Greek Lemon Chicken and Orzo

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Sometimes a recipe comes along that you just don’t change because it’s perfect. This is that recipe. I’ve made it several times and each time, it’s amazing. Better yet, it’s super simple. I wish I could take credit, but alas, I can only provide advice. The prize goes to Jeff Mauro, the Sandwich King from The Food Network, who apparently makes a lot more stuff than sandwiches. His recipe combines dill and lemon along with coriander to make a delicious meal.

Start out with fresh dill and grated lemon for your orzo. The flavor meld together nicely and screams Greek. I should try to make a dip with this. And what is orzo, you may ask. It looks like rice, but it’s a pasta that’s often used in salads, but also in casseroles like this one.

For the chicken, you’ll be using different seasonings, but only three (see how simple this recipe is?). In addition to salt and pepper, you’ll use ground coriander. And what is coriander, you may ask. It’s actually the seeds from the cilantro plant. Who knew? They have a citrus flavor when crushed, which is why it pairs well with dill and lemon.

To cut down on the number of bowls you use, combine the orzo mixture directly in the baking dish. Then, rub the seasonings on chicken. It will be peppery so if that’s not your thing, use half the pepper the recipe states.

Choose chicken that with a consistent thickness, meaning not super thick in the middle and skimpy thin at the ends. If this is not possible, consider pounding the chicken with a mallet to thin out the middle. I have found that two breasts per pound works best for me and doesn’t require any pounding. Just be sure to avoid using large breasts or they won’t cook through.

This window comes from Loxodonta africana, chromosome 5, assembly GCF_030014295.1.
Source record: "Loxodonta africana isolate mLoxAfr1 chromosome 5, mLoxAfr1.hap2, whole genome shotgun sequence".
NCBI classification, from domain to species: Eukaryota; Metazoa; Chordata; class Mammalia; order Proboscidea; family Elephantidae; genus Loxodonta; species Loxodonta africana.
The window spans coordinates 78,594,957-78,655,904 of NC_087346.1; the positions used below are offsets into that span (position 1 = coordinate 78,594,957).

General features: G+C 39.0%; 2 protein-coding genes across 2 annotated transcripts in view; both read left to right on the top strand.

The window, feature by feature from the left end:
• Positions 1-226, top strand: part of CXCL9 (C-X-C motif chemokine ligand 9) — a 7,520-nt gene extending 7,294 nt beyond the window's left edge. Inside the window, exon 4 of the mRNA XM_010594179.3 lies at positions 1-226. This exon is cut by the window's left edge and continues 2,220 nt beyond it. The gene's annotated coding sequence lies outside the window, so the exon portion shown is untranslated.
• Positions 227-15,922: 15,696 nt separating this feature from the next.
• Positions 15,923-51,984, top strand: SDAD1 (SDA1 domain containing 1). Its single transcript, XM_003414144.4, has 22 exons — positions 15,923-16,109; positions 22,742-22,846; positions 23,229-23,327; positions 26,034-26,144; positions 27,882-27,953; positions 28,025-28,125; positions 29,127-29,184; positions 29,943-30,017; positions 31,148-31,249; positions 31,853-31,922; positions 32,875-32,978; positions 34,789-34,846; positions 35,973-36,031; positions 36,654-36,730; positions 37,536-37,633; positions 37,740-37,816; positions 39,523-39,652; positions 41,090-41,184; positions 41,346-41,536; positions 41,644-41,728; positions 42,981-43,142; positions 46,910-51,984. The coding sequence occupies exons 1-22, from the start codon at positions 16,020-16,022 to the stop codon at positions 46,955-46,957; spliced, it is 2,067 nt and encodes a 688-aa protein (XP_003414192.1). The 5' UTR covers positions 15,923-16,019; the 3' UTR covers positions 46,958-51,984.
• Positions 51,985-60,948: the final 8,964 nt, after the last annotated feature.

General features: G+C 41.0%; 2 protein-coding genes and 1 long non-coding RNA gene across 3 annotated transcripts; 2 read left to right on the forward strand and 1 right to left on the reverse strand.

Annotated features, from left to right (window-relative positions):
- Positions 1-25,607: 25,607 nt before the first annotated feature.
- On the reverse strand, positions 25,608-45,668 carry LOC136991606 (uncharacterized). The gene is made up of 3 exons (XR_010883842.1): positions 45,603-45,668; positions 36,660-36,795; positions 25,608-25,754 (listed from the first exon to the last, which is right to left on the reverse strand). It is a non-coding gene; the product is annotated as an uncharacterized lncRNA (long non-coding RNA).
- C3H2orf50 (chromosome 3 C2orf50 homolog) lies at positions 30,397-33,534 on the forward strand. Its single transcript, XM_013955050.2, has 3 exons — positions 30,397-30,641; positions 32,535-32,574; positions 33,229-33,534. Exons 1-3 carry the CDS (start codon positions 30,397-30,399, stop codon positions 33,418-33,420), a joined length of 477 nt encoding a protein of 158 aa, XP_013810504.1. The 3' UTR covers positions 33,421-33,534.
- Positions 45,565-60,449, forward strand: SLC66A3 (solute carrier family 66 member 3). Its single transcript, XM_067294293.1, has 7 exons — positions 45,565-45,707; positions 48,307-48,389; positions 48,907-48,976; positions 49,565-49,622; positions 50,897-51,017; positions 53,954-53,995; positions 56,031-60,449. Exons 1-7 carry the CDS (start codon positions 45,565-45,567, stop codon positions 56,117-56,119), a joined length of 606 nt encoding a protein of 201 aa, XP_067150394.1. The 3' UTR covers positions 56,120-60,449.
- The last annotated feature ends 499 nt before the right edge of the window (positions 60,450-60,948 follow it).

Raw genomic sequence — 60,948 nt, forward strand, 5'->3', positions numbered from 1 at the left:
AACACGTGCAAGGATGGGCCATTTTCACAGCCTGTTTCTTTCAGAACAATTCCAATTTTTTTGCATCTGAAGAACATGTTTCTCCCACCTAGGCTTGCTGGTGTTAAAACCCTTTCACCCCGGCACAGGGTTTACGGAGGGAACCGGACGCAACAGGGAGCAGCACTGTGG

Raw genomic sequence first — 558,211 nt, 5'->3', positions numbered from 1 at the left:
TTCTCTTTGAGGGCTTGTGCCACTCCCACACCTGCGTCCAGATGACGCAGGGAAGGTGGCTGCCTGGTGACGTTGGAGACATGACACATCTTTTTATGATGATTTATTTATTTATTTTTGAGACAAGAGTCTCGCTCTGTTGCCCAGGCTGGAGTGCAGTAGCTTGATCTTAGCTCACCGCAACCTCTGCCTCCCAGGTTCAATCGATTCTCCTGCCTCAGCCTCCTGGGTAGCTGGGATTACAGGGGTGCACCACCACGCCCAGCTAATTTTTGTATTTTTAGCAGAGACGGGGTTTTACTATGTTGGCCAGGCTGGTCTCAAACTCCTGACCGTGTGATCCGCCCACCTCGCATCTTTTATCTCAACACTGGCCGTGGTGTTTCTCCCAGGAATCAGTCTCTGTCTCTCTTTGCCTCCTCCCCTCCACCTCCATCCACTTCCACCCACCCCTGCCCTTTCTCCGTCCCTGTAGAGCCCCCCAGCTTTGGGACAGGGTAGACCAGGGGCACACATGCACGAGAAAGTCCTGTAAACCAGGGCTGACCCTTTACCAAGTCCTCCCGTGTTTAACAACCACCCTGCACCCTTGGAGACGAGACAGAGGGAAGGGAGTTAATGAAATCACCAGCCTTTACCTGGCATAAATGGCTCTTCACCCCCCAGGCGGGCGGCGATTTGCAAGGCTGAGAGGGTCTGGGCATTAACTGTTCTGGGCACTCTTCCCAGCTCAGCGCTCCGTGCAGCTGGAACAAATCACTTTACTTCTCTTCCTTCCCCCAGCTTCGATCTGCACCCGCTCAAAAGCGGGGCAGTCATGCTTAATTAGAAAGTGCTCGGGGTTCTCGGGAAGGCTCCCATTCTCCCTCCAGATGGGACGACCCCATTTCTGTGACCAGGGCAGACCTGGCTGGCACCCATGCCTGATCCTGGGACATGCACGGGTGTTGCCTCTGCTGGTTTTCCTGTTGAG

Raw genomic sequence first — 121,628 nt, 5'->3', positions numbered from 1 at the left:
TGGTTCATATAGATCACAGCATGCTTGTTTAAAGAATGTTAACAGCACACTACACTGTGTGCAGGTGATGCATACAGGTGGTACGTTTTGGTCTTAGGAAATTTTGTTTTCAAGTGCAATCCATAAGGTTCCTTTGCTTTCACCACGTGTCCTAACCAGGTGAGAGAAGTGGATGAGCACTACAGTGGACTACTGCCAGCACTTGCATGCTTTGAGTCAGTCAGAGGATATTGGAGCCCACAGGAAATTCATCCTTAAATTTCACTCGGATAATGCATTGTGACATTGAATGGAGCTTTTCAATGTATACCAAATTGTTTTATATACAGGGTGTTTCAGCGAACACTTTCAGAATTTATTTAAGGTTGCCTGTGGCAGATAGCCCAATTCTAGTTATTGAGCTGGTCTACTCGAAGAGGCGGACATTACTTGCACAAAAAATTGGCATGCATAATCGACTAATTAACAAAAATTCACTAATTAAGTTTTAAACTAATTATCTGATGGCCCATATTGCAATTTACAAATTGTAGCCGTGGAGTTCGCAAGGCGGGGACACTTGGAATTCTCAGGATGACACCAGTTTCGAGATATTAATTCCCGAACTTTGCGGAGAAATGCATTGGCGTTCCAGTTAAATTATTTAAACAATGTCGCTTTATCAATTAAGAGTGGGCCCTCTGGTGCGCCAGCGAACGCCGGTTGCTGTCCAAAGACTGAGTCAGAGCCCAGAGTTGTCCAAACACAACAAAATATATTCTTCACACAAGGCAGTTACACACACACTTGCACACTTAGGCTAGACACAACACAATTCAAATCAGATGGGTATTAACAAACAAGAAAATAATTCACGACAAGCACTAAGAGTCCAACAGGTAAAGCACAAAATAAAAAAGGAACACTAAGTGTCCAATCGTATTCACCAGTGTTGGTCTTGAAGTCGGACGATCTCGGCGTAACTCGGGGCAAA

Place the chicken in the orzo mixture. Don’t freak out. The chicken broth will not wash off the chicken seasonings and make the chicken bland. It’ll all turn out in the end. Make sure your chicken is submerged so you don’t end up with dry chicken. Top with lemon.

And let me take a moment to tell you to use chicken stock, not broth. There’s a difference, they are not interchangeable, and you’ll thank yourself for using the right ingredient.

When baked, you’ll end up with this…

And this…

Did I mention how fancy it looks? You probably could pull this dish off when you have guests to impress.

One of these days, I’m going to try making this dish with other seasoning combinations. I’m thinking that tomato sauce, oregano, and cumin with a little chopped green olives might create a Spanish twist while experimenting with orange and parsley will produce an Italian dish. I encourage you to use your favorite seasonings in the orzo and chicken. Let me know what you discover!

Greek Lemon Chicken and Orzo

Greek Lemon Chicken and Orzo

Servings 6



  • 3 cups chicken stock
  • 3 tablespoons butter melted
  • 2 teaspoons kosher salt
  • 1 teaspoon cornstarch
  • 2 sprigs fresh dill chopped
  • 2 lemons zested and juiced
  • 1 clove garlic minced
  • 2 cups orzo


  • 2 teaspoons ground coriander
  • 2 teaspoons kosher salt
  • 2 teaspoons ground black pepper
  • 4 medium chicken breasts boneless, skinless
  • 1 lemon sliced


  • Preheat the oven to 375 degrees F.
  • For the orzo: In a 9-by-13-inch baking dish, whisk together stock, butter, salt, cornstarch, dill, lemon zest and juice, and garlic. Mix in the orzo.
  • For the chicken: In a small bowl, mix together the coriander, salt and pepper. Coat the chicken all over with the seasoning.
  • Add the chicken breasts, laying them so most of the chicken is submerged. Top with lemon slices.
  • Bake, uncovered, until the chicken registers an internal temperature of 165 degrees F, 35 to 40 minutes. Let rest for 5 minutes.